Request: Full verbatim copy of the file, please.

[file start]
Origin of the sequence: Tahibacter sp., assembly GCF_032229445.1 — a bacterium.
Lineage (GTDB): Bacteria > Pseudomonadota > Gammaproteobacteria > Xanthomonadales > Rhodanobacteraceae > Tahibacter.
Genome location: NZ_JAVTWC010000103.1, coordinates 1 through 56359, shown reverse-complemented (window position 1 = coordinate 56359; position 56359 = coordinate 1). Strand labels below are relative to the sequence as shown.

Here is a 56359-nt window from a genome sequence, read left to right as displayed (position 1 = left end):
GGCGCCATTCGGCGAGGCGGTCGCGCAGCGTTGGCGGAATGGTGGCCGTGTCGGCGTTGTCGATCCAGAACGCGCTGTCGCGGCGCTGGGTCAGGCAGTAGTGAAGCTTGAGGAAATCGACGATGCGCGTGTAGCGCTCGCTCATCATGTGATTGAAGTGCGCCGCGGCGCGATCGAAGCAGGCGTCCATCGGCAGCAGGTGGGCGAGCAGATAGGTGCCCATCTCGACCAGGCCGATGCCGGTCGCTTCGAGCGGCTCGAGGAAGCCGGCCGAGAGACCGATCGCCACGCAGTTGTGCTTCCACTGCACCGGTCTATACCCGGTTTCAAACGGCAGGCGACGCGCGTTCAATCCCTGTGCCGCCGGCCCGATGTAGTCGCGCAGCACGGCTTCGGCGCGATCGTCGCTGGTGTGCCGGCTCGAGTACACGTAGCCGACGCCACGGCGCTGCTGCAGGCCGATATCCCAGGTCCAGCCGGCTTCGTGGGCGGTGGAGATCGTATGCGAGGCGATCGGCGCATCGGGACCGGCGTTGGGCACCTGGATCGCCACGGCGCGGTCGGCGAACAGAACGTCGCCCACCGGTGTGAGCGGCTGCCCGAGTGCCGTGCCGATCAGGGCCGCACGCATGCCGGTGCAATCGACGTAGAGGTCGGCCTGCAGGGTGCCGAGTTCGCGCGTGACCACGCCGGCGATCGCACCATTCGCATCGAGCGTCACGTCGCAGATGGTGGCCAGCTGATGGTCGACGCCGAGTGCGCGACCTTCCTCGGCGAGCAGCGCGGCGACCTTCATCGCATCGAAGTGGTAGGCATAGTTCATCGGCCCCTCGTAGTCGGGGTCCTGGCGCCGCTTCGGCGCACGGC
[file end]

Origin of the sequence: Tahibacter sp., assembly GCF_032229445.1 — a bacterium.
Lineage (GTDB): Bacteria > Pseudomonadota > Gammaproteobacteria > Xanthomonadales > Rhodanobacteraceae > Tahibacter.
Genome location: NZ_JAVTWC010000103.1, coordinates 1 through 56359, shown reverse-complemented (window position 1 = coordinate 56359; position 56359 = coordinate 1). Strand labels below are relative to the sequence as shown.

Here is a 56359-nt window from a genome sequence, read left to right as displayed (position 1 = left end):
GGCGCCATTCGGCGAGGCGGTCGCGCAGCGTTGGCGGAATGGTGGCCGTGTCGGCGTTGTCGATCCAGAACGCGCTGTCGCGGCGCTGGGTCAGGCAGTAGTGAAGCTTGAGGAAATCGACGATGCGCGTGTAGCGCTCGCTCATCATGTGATTGAAGTGCGCCGCGGCGCGATCGAAGCAGGCGTCCATCGGCAGCAGGTGGGCGAGCAGATAGGTGCCCATCTCGACCAGGCCGATGCCGGTCGCTTCGAGCGGCTCGAGGAAGCCGGCCGAGAGACCGATCGCCACGCAGTTGTGCTTCCACTGCACCGGTCTATACCCGGTTTCAAACGGCAGGCGACGCGCGTTCAATCCCTGTGCCGCCGGCCCGATGTAGTCGCGCAGCACGGCTTCGGCGCGATCGTCGCTGGTGTGCCGGCTCGAGTACACGTAGCCGACGCCACGGCGCTGCTGCAGGCCGATATCCCAGGTCCAGCCGGCTTCGTGGGCGGTGGAGATCGTATGCGAGGCGATCGGCGCATCGGGACCGGCGTTGGGCACCTGGATCGCCACGGCGCGGTCGGCGAACAGAACGTCGCCCACCGGTGTGAGCGGCTGCCCGAGTGCCGTGCCGATCAGGGCCGCACGCATGCCGGTGCAATCGACGTAGAGGTCGGCCTGCAGGGTGCCGAGTTCGCGCGTGACCACGCCGGCGATCGCACCATTCGCATCGAGCGTCACGTCGCAGATGGTGGCCAGCTGATGGTCGACGCCGAGTGCGCGACCTTCCTCGGCGAGCAGCGCGGCGACCTTCATCGCATCGAAGTGGTAGGCATAGTTCATCGGCCCCTCGTAGTCGGGGTCCTGGCGCCGCTTCGGCGCACGGC